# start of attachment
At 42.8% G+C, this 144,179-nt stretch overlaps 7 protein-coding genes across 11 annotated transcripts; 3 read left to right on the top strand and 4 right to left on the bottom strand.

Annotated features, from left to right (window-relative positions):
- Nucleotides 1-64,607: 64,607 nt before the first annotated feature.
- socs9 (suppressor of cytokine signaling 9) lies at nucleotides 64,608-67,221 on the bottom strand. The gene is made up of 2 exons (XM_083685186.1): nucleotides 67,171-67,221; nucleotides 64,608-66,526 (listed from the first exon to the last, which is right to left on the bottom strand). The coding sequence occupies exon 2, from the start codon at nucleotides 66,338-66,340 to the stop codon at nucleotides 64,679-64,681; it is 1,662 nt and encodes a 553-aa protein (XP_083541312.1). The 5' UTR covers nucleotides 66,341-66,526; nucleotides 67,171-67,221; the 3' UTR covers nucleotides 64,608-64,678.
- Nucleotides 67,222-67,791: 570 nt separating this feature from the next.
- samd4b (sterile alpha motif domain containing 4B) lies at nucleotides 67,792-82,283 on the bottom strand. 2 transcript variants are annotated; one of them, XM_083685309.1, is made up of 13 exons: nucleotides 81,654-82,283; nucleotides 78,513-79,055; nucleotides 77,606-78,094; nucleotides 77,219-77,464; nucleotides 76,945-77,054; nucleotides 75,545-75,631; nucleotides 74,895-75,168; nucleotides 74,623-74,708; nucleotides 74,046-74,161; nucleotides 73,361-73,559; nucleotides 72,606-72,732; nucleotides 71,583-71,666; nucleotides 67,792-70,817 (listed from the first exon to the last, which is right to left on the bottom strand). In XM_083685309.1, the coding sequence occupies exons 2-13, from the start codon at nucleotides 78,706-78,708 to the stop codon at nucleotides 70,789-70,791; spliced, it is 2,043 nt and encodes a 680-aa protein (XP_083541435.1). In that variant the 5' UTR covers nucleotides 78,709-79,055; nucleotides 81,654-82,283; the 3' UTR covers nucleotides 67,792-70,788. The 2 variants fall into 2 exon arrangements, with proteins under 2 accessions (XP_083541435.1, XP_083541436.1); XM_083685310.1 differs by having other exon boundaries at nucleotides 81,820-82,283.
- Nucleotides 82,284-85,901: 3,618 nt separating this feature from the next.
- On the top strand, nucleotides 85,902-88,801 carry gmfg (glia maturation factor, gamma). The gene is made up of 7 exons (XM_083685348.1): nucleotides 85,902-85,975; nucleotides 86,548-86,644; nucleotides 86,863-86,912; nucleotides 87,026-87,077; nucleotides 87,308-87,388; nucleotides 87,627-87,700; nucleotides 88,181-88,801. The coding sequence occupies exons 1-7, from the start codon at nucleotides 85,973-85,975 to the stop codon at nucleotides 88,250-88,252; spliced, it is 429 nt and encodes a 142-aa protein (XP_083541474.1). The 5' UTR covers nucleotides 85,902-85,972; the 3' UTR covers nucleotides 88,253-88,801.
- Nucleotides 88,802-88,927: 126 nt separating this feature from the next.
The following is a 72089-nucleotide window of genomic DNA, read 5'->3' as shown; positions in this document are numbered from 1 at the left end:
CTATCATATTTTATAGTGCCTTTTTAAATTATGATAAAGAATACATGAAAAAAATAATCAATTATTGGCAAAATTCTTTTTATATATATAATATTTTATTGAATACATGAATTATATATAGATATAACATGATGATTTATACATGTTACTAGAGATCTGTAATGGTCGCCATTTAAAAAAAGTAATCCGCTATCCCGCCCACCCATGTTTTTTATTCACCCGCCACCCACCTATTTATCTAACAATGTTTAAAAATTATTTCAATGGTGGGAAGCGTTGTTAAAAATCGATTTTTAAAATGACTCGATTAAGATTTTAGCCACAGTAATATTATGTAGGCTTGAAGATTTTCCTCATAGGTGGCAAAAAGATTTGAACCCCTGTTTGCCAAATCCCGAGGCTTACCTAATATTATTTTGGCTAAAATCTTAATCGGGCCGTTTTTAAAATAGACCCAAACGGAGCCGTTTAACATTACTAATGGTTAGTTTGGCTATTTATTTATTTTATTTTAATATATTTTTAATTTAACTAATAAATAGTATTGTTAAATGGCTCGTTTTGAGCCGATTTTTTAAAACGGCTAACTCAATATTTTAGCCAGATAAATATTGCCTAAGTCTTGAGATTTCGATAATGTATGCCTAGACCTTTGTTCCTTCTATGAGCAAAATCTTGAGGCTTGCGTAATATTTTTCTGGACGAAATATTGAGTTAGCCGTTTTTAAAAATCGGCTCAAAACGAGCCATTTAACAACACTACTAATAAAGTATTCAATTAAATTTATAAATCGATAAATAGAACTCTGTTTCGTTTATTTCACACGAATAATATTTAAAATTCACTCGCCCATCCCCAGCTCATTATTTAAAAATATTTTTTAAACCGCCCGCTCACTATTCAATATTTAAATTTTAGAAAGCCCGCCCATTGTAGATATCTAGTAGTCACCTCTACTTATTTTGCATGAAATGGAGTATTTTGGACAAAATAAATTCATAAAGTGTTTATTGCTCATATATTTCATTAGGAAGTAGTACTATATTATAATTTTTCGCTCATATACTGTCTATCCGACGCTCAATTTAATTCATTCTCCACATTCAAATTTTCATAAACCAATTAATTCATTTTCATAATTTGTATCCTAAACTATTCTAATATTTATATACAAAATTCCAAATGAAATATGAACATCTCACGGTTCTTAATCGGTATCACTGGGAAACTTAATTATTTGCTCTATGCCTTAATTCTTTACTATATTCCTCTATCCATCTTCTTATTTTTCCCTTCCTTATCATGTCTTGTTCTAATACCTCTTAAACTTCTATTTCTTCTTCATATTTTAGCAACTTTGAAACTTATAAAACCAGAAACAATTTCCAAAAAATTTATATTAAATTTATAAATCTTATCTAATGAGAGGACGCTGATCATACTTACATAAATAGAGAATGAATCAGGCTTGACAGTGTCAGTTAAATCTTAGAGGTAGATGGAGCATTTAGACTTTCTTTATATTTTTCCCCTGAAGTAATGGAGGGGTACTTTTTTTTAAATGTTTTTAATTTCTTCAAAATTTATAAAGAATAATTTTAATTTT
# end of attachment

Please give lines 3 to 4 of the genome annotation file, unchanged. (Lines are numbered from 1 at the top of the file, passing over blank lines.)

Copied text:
- Nucleotides 1-64,607: 64,607 nt before the first annotated feature.
- socs9 (suppressor of cytokine signaling 9) lies at nucleotides 64,608-67,221 on the bottom strand. The gene is made up of 2 exons (XM_083685186.1): nucleotides 67,171-67,221; nucleotides 64,608-66,526 (listed from the first exon to the last, which is right to left on the bottom strand). The coding sequence occupies exon 2, from the start codon at nucleotides 66,338-66,340 to the stop codon at nucleotides 64,679-64,681; it is 1,662 nt and encodes a 553-aa protein (XP_083541312.1). The 5' UTR covers nucleotides 66,341-66,526; nucleotides 67,171-67,221; the 3' UTR covers nucleotides 64,608-64,678.